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Trump's new budget proposal strips away basic rights

The phrase “What did Donald Trump do now?” has become a common household topic around the country and this week will be no different. Trump recently released his budget plan for 2019, and of course, there’s a sea of red flags within it. So, it’s quite clear with this new bill that he’d rather parade his masculinity through higher budgets for militia and defense instead of facing real problems like the decline of education and informed media. His victims this time: NPR, PBS and our sanity.

Studies show that most people believe the public media gets more federal funding than it does. In all reality, it receives very limited subsidy compared to all other government funded programs. People depend on PBS and NPR for keeping them in tune with the world around us: with NPR gaining up to 99 million listeners and PBS with nearly 200 million viewers. For children 18 and younger, PBS, mainly their sub-branch children’s program PBS KIDS, is shown to be the most educational media brand. 64 percent of children, ages 2-8, watched PBS this past year and it’s shown to improve math achievement for children to help prepare them for school. Programs like that also display our arts and culture to a vast audience that most of the time can’t afford these amenities. Our arts and culture are what defines us and to strip it away is violation of our basic rights. And he wants to defund a fundamental educational step for low-income families and children. How is that fair?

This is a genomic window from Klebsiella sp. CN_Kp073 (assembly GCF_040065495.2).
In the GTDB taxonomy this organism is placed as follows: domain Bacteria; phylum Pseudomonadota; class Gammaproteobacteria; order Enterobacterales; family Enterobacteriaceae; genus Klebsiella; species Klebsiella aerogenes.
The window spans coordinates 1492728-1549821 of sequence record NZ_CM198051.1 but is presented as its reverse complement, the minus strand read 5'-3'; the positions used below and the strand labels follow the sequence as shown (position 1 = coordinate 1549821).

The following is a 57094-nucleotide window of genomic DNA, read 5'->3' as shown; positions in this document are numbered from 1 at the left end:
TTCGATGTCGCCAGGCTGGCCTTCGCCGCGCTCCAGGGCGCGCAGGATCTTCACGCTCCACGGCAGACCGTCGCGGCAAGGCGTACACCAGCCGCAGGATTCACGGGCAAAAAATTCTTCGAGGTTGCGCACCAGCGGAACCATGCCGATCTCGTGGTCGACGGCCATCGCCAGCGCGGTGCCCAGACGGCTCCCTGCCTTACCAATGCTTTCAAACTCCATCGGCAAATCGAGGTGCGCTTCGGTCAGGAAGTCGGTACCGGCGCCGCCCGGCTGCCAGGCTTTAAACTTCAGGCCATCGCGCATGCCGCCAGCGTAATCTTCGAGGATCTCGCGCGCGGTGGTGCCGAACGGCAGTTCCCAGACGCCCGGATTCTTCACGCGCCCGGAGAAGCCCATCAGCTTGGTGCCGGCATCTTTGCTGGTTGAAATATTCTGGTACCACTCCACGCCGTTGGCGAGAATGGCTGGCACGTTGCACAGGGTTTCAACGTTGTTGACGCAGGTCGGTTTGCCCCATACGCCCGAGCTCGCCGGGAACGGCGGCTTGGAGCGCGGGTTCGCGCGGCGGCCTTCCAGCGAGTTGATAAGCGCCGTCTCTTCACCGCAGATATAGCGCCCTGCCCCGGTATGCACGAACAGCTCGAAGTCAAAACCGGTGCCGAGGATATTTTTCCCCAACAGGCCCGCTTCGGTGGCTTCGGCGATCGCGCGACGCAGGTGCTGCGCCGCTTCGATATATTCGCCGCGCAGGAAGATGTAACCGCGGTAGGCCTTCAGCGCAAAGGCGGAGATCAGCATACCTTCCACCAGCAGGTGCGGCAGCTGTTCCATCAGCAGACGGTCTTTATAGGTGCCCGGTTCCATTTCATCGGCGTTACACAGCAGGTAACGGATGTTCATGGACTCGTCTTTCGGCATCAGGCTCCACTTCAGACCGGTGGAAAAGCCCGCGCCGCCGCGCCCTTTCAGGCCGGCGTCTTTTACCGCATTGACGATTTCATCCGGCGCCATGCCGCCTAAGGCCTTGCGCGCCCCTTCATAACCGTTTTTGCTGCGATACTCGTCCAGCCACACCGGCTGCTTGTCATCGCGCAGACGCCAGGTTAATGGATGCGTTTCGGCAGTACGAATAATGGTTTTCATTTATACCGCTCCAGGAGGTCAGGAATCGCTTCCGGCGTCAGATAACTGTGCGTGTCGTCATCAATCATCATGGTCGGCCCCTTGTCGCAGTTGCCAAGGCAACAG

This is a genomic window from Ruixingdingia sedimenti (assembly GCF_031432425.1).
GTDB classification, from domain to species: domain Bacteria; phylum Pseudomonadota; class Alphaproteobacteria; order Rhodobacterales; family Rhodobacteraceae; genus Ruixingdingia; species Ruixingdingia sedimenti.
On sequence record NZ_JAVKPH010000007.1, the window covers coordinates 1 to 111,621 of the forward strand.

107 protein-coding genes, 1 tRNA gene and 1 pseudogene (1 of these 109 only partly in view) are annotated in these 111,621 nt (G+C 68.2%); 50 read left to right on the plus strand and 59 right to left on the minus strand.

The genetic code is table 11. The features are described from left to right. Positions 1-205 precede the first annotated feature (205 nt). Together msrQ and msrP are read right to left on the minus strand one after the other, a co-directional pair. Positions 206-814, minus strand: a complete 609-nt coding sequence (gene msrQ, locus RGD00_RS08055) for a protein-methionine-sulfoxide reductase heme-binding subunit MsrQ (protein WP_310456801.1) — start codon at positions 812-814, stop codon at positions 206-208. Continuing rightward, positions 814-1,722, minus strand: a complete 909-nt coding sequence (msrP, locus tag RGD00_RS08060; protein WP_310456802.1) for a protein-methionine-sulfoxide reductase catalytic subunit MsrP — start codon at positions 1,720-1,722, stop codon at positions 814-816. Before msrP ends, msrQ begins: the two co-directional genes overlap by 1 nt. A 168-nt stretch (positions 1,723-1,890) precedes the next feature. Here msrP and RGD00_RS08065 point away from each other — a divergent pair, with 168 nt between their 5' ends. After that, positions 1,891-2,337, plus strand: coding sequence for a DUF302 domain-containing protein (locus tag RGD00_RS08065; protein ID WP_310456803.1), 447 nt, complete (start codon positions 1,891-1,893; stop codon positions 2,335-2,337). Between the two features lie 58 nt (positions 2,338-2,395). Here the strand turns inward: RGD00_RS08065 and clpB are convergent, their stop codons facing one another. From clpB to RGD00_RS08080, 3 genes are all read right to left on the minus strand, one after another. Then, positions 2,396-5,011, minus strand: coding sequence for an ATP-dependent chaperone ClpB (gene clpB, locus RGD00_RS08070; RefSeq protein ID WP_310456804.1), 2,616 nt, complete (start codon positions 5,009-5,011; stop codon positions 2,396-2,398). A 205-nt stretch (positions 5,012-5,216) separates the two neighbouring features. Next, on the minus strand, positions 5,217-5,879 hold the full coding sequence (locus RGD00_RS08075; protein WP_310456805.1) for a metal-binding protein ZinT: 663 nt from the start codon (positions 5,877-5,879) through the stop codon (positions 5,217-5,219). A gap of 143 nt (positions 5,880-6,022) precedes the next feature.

According to the new proposal released by Trump, his biggest victims are the funds for Environmental Protection and Small Business Administration. If gone through, they’d lose nearly a quarter of their funding within the next year. By executing a $2.5 billion cut from the EPA, this eliminates dozens of programs during a critical time for climate change. With an already small budget for small businesses, they intend on hurting the small business economic life even more.

Media and government spending all in one? The President’s worst nightmare, but the public's saving grace. Guess which took priority to Trump? Oh, but no need to fear too much. While our education and agriculture departments are taking a hit, our homeland security, defense and military sanctions are getting a higher budget. Great, right? Not really, no. It’s appalling because who is he to demand and dictate what we can or can’t see (PBS, NPR) because it somewhat skews your already tainted image? To deny us the bare right for the unsolicited truth because Trump thinks we need to strap on millions of dollars to an industry that’s already caused more harm than needed?

This new budget, if it comes to fruition, once again, screws over everyone but the 1 percent by attacking businesses, student loans, food stamps program and you name it. While this stands more so as a glorified wish list currently, let’s hope the rest of the House of Representatives isn’t in on this masculinity contest.

 

The views and opinions expressed in the Editorial section are those of the authors of the articles. They are not an endorsement of the views of The Chronicle or its staff. The Chronicle does not discriminate based on the opinions of the authors. The Chronicle reserves the right to not publish any piece that does not meet our editorial standards.

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